Hayden Panettiere Recalls Weight Gain, Hair Falling Out Due to Alcoholism, Insomnia: ‘My Body Was Like Enough’

The actress said her addiction took a toll on her body once she turned 30

Hayden Panettiere is getting candid about the health affects of her addiction.

The former Nashville star, 33, appeared on the April cover of Women’s Health and revealed how her physical health was impacted when turning to alcohol in order to manage her anxiety while on a break from the entertainment industry.

“I struggled with sleep deprivation,” Panettiere told the outlet back in January. “Sleep is massive. It affects your motor skills, your ability to think, and your overall health.”

“My body was like, ‘enough,’” she continued. “I hit 30. My face was swollen. I had jaundice. My eyes were yellow. I had to go to a liver specialist. I was holding on to weight that wasn’t normally there. My hair was thin and coming out in clumps.”

Panettiere said she had to force her body to recover without substances. She ultimately checked into a treatment center for the second time in 2021, beginning a 12-step program and trauma therapy.

“I did a lot of work on myself,” she admitted. “After eight months of intensive therapy, I felt like I had this blank canvas to work with.”

Today, the actress said she’s addressed her insomnia by having a nightly routine that includes sipping chamomile tea with milk and honey and soaking in vanilla-scented bubble baths. She also keeps a Peloton in her bedroom and is working with trainer Eddie Pavese, who she met while in treatment, to create a manageable exercise routine.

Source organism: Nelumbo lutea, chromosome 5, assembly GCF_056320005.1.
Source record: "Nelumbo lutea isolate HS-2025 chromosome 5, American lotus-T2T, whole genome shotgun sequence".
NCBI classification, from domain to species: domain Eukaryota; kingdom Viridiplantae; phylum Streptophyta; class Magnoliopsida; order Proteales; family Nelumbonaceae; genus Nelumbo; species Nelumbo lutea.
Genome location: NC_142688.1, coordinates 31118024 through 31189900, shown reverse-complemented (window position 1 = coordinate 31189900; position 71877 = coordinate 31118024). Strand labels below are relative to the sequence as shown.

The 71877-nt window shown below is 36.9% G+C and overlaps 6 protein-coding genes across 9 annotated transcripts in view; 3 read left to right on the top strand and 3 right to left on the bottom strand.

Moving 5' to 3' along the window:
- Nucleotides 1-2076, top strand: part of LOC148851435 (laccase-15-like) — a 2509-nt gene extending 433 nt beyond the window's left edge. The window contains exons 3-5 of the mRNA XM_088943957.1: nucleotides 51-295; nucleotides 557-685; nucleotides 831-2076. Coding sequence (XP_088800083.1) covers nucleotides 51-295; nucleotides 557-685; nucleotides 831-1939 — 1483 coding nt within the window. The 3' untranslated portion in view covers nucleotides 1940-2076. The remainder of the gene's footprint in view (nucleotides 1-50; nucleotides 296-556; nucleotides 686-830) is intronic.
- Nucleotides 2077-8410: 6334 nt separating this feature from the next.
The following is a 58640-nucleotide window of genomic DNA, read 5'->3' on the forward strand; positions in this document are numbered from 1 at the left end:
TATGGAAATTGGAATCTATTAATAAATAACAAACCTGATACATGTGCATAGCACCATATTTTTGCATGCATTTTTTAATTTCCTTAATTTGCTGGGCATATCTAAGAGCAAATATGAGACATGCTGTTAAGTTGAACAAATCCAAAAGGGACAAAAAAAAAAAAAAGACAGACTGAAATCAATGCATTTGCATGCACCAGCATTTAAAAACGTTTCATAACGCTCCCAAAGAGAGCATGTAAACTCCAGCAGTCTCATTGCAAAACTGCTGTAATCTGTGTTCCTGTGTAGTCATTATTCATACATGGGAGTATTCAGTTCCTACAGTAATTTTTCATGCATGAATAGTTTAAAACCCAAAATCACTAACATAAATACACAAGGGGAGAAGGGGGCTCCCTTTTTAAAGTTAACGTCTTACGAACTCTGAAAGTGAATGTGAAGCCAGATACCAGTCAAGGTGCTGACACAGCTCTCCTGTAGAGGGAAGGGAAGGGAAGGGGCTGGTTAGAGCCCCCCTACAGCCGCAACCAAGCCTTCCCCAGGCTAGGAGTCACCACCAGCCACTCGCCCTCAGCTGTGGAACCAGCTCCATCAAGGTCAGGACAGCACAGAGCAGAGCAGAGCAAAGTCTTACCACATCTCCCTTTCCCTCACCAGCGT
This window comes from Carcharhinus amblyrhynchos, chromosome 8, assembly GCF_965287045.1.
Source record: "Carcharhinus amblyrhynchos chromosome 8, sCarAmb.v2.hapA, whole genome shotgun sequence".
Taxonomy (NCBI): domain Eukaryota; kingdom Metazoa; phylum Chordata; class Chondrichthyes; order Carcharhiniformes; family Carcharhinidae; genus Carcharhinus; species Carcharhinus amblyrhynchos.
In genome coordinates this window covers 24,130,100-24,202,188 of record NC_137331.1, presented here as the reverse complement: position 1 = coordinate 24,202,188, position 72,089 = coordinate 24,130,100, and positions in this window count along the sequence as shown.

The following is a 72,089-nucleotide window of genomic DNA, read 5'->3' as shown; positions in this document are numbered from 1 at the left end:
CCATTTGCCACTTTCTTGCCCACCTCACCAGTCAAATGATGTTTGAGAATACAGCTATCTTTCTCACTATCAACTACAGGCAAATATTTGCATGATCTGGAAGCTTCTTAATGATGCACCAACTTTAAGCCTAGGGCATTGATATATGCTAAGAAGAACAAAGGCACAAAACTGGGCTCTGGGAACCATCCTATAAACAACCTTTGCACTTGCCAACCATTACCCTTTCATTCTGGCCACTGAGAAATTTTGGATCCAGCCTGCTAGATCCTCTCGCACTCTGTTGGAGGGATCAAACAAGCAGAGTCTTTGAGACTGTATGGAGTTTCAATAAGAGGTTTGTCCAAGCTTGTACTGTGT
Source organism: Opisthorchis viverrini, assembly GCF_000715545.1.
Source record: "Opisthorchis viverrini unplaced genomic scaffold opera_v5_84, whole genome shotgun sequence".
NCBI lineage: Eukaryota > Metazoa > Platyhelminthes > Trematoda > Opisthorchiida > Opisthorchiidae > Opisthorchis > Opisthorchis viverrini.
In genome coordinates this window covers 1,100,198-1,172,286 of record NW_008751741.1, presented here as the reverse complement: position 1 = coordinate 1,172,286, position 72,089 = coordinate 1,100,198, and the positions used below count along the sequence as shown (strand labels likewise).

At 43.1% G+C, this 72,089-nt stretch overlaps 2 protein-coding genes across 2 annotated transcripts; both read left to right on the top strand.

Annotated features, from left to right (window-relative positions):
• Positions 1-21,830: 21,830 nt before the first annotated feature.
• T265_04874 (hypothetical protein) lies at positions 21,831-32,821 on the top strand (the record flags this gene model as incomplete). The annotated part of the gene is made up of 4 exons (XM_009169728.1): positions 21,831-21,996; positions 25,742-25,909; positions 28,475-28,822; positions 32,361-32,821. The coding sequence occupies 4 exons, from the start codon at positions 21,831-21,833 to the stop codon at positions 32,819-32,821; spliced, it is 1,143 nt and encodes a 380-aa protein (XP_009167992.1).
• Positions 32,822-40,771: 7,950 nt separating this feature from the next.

Panettiere explained that while she was in therapy she kept wanting to “go back to the beginning of the period of time where I was really happy and healthy.”

She praised how far she’s come since she first started struggling with substance abuse at age 22 and told the outlet that she’s learned to give herself grace.

“A big part of my therapy has been living in forgiveness,” she said, noting that she had to view her own journey with compassion. “A step in the 12-step program is making amends. If somebody wants to be a good person and to be the best version of themselves, they can choose to do that.”

By doing so, not only has her physical health turned around, but Panettiere said she’s made strides in her mental health journey since getting help.

“My mental health has been, just like everybody out there, you’re not alone. It’s been a battle,” she said. “It’s an everyday battle and one that today I am happy to say I am winning. And I hope you are too.”